With the ever-growing cost of college education, more and more families are borrowing to pay college expenses. If someone in your family is in need of college financial aid, these lower rates are indeed good news. And for students with several loans, the lower rates provide an opportunity to consolidate the loans and significantly reduce the amount of total interest they'll pay.

 

Look for winning features when buying stocks

Seasoned investors and new investors alike want to pick winning stocks. Though no one can offer any guarantees, smart investors associate certain characteristics with winning stocks. There are good stocks that don't fit the mold, but historically, the stocks with the biggest gains share most, if not all, of these features:

* Strong balance sheet. Look for companies with a low debt-to-equity ratio. In recessionary times, debt-laden companies may not stay afloat.

* Low price-to-earnings ratio. P/E ratios are usually industry-driven, so make sure you compare similar companies. A low P/E ratio may mean an increased rate of return on your investment.

* Good management. A strong management team and a leadership position in their industry are earmarks of a good company. Look for a history of steady growth to assess staying power.

* Book value. A stock priced lower than its book value provides extra assurance that your investment may not go sour.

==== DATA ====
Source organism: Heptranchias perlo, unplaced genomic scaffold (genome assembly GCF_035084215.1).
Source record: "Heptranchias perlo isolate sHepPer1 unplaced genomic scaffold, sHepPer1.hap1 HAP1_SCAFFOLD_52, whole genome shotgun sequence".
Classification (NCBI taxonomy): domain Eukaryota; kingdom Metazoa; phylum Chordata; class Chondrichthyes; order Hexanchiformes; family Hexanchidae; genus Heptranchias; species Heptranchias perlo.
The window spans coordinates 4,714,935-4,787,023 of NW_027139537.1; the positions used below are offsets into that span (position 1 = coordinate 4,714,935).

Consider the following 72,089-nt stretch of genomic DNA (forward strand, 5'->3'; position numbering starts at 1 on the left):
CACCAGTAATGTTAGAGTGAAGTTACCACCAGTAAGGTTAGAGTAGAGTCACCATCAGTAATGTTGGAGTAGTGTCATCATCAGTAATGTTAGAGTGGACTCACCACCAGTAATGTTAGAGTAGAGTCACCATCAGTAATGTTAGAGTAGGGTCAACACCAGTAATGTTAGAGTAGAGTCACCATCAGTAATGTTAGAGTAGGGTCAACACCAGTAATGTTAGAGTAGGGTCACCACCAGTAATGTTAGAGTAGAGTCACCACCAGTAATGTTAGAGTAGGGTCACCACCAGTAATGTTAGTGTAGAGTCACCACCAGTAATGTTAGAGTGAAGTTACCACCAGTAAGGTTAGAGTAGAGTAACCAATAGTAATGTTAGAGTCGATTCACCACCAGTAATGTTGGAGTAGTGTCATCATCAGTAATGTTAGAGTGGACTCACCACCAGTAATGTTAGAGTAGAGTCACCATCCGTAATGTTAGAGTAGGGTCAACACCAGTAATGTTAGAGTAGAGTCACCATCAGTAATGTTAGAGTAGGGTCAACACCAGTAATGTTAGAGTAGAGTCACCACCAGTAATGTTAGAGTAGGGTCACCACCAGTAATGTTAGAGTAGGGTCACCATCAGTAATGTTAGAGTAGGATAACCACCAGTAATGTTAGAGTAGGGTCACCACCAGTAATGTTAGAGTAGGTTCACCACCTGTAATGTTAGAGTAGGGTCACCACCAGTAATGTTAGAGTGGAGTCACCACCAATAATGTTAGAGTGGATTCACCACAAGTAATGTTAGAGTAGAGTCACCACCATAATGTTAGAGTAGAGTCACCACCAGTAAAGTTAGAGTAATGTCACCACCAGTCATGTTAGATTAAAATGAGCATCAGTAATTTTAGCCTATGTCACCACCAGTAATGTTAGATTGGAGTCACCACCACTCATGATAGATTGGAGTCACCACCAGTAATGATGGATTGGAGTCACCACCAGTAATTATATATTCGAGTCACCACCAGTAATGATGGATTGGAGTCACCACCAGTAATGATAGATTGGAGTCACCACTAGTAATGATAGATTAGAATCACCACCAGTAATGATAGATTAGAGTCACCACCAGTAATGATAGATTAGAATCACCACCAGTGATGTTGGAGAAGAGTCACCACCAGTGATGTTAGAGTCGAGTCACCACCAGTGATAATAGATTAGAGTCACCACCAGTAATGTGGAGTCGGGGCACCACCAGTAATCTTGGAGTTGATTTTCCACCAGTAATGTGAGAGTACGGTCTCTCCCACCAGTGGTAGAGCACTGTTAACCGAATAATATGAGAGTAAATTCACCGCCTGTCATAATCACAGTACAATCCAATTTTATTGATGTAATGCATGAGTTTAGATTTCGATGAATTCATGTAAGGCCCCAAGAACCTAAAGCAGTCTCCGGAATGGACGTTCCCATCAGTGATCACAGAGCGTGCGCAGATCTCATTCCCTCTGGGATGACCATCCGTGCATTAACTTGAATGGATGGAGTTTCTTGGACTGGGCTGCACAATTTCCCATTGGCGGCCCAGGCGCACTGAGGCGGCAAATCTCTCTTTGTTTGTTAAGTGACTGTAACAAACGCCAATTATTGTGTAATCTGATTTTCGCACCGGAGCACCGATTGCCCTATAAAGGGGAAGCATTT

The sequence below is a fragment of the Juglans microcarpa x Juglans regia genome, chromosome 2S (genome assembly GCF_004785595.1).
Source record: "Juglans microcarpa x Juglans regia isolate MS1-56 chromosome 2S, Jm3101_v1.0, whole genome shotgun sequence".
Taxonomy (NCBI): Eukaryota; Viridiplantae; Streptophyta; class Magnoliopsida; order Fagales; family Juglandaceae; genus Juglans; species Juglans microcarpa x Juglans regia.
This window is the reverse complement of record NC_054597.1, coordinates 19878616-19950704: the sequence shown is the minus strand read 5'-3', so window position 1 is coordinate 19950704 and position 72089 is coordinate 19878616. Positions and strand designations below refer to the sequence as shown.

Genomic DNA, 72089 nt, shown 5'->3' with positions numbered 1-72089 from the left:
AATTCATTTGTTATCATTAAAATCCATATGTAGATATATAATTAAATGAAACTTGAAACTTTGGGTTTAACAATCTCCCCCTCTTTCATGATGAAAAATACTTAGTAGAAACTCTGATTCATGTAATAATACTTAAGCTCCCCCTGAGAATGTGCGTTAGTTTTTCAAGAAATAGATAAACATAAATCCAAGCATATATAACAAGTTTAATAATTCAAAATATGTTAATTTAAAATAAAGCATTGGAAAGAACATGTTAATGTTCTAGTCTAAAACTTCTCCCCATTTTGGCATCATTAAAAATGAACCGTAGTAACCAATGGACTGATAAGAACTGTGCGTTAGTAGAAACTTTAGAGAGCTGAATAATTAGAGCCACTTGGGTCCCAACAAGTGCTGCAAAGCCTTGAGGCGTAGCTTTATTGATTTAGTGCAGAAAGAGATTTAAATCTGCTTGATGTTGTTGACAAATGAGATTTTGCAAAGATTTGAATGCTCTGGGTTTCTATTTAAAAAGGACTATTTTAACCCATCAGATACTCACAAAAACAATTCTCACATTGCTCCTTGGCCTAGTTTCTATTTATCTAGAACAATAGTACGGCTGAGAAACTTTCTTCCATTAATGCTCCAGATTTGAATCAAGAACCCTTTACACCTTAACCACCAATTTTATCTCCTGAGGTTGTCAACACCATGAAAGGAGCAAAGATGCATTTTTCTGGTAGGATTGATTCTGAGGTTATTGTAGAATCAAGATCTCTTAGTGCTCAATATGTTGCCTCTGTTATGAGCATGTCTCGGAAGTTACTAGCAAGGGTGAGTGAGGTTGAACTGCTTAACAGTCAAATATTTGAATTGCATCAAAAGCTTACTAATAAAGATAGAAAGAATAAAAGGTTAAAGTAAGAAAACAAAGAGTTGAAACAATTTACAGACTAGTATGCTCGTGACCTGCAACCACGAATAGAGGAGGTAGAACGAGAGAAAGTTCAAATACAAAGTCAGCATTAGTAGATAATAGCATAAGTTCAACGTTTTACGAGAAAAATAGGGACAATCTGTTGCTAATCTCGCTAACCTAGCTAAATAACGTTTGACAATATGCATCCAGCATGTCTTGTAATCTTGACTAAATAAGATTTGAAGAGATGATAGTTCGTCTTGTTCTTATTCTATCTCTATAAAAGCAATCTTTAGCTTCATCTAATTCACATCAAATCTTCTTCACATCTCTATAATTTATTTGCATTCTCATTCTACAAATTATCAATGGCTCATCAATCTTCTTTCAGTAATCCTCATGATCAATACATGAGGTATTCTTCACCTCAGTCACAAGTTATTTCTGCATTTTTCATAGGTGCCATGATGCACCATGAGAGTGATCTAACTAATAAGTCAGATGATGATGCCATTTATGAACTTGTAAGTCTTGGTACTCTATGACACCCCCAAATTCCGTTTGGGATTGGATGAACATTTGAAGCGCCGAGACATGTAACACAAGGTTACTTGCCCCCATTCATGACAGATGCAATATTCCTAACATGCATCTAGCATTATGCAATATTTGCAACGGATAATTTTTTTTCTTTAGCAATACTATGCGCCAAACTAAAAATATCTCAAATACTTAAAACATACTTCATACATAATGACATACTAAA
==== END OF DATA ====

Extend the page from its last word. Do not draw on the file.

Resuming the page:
* Good dividends. A strong dividend history with regular increases adds to a stock's desirability. A healthy income stream can make the wait for growth returns more pleasant —and it helps prop up a stock's price in a falling market.

* Undervalued assets. Company assets such as real estate and mineral holdings may be worth dramatically more than the balance sheet and stock price indicate. Companies with undervalued assets may be tempting to conglomerates in these days of merger mania.

* Broad ownership base. A stock that is held by relatively few investors is much more likely to be subject to dramatic drops if a major holder decides to bail out.

* Basic industries. Shy away from faddish industries, notorious for meteoric rise and fall. When timing is the most crucial element in an investment's return, it becomes more akin to gambling than investing.

* Strong cash flow. Healthy cash flow will help a company weather economic downturns. It might also make the company a takeover target since takeover debt can be paid off with the surplus dollars.

* Unusually low price. A low price when compared to the stock's average historical price could indicate a bargain if the drop is due to market forces rather than changes in the company.

Though there are no guarantees when you invest in stock, the hallmarks of a good stock value are somewhat ascertainable. Good investing requires careful analysis and attention to detail, but that's a small price to pay for a healthy portfolio.

 

Chuckle of the Month

Humorist Jim Boren defines a tax expert as "anyone who can read five pages of tax law without crying, or ten pages without laughing."

 




 
  Copyright 1998 Richard C. Woodbury P.C. CPA